Mynah birds (then spelt with a final h) were once popular in Britain in the days when every other family had a budgie in a cage and antimacassars on the back of the sofa; their ability to imitate human speech was regarded as equal to that of parrots. Cor. What a larf. They disappeared from British domestic parlours a long time ago but I have been watching them in the wild in the past week, while covering the UN Climate Conference in Durban, South Africa.
Southern Africa is a birder's paradise, with species to take your breath away, and if you ever catch sight of a lilac-breasted roller, as I did once in Namibia, you will need no convincing. But you can't do a lot of birding at a UN conference, because, if you shoot off somewhere with your bins, you're likely to miss the latest text from the Ad Hoc Working Group on Long-Term Cooperative Action, so you have to make do with what's around. And the mynas (no final h these days) are one of three local species I have managed to grab a look at in the gaps between waking, conferencing and sleeping, two of which were fascinating, and the third of which made my spirits lift.
The common or Indian myna is not, in fact, a native African bird but was introduced to what is now KwaZulu Natal a century ago, perhaps by Natal's large Indian community (Mahatma Gandhi being its most famous member). It's like a big starling, and indeed is in the starling family: a brownish job, with attractive white wing bars in flight, a yellow eye, and long yellow legs on which it stalks around with a swaggering strut.
It looks like a bully and it is, depriving other birds of their nest holes; and, as it adapts very well to human habitation and reproduces quickly, it has come to be regarded as a pest for tendencies such as roosting in trees and pooing on the cars parked below. I've been clocking it around the conference centre, and in the Durban suburb where I've been staying, and, although you would think it common as muck if you lived here, its unfamiliarity to me has made it an enjoyable sight.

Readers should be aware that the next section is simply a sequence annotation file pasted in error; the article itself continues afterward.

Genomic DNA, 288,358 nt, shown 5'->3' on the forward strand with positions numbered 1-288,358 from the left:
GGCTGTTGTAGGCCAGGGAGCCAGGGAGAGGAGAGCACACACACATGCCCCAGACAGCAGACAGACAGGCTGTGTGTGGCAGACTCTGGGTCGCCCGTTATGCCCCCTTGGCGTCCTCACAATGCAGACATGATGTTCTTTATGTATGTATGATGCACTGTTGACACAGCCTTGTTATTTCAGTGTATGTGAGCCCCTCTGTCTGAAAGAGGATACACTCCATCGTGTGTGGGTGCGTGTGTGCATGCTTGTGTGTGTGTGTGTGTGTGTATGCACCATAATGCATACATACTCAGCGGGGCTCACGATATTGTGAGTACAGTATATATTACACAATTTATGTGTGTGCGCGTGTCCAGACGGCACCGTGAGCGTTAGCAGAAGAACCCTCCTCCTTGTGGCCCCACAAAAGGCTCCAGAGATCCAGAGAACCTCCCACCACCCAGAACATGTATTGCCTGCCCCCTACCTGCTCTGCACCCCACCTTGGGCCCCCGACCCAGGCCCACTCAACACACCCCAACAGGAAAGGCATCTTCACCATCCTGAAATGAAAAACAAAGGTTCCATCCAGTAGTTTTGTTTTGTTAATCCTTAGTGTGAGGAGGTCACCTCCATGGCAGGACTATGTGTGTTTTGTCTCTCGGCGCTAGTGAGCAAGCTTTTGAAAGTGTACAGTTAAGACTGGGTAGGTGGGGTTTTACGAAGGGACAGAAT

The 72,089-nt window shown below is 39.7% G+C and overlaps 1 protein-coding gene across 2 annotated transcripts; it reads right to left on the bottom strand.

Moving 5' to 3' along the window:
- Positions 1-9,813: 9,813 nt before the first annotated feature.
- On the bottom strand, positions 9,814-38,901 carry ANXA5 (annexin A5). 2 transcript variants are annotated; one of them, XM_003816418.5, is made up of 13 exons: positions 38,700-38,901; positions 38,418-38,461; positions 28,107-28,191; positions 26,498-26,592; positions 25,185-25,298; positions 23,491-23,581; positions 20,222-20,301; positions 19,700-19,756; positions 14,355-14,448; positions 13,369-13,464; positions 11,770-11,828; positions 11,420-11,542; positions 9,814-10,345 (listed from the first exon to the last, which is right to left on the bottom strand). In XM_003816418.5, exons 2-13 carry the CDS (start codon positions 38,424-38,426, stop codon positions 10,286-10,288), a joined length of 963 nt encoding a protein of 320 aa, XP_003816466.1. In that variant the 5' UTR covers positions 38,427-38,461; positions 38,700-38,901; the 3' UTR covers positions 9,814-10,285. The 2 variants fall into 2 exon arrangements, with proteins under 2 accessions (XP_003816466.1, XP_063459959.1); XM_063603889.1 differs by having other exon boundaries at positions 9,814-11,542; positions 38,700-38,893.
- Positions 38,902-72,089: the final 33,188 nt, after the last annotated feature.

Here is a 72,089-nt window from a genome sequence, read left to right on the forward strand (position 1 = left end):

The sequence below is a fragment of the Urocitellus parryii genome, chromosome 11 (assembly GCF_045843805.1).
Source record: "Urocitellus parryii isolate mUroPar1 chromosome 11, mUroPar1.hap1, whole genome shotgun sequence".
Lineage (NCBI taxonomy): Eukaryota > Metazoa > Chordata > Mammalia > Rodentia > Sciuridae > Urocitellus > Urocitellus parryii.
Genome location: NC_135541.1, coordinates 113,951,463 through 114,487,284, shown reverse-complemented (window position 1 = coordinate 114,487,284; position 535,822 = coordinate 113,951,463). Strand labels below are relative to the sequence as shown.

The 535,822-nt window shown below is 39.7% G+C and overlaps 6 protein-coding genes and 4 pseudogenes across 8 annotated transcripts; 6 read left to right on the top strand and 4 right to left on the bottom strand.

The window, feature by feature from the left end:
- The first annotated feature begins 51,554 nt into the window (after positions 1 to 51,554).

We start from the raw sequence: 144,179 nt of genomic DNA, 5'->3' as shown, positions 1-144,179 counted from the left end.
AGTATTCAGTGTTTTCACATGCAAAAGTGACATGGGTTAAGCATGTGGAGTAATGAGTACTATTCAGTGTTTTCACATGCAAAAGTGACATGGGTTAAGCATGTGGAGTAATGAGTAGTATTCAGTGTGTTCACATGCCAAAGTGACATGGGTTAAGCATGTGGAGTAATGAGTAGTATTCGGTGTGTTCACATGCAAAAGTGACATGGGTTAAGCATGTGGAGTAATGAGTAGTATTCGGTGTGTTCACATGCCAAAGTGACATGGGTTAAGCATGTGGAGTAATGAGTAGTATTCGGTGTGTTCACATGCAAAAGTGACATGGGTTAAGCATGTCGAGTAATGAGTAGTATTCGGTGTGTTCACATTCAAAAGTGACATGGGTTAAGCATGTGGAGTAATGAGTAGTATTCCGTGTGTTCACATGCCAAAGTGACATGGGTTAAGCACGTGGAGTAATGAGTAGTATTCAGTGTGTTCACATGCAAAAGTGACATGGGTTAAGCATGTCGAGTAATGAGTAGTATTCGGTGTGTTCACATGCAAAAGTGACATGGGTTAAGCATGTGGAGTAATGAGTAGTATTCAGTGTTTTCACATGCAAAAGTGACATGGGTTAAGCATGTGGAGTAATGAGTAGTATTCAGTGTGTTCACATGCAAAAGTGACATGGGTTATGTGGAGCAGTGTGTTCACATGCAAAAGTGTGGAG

A much more surprising sight in my suburb has been the hah-de-dah. I spell it that way because that's how you pronounce it, and, when I first heard it spoken of, I thought for a moment it was the lah-de-dah, which would be a most memorable name for a bird, would it not? But it's actually spelt hadeda, and it's an ibis.
You know ibises; those big wading birds with downward decurved bills which figure in Egyptian hieroglyphics. They look fantastically exotic, and to see four of them on a small suburban lawn, probing the grass for worms 10 yards from the French windows, nearly as big as sheep, makes your eyes pop out.
But that's what they do: hadedas, like mynas, have adopted to human habitations and they are the blackbirds of suburban Durban, 50 times bigger. (The landlady of the guest house next door told me they steal her dogfood.) Their loud cries, which are meant to be represented in the name, but aren't really, have awakened me each morning at 6am, yet I don't mind, because I can see dawn breaking over the distant Indian Ocean.
The third bird I have been looking at is only too familiar: the swallow. By that, I mean our swallow, the European swallow, officially the barn swallow, Hirundo rustica. I've seen three of them, streamlined navy blue blurs, and they have vividly brought to mind one of the most memorable moments in ornithology, recounted left.
The little symbol of home and its 12,000-mile round trip
People had known for centuries that swallows migrated from Britain in the winter, but nobody had any idea it was as far as to South Africa, 6,000 miles way, until a Staffordshire solicitor, John Masefield, ringed a young bird in the porch of his home in May 1911. Just over 18 months later, on 23 December 1912, it was recovered on a farm near the small Natal town of Utrecht, about 150 miles north of Durban, proving that these matchbox-sized birds made this scarcely believable journey twice a year.
I have been looking northwards, longingly, towards Utrecht, dreaming that I might nip up and find the farm, if it is still there. (It was called "Roodeyand" and the farmer was a Mr Mayer). There has been no time; but the sight of the swallows themselves has been enough – European swallows here for the winter, looping, swooping, curving through the air, each one seeming a piece of our spring, waiting to come back to us.Reuse content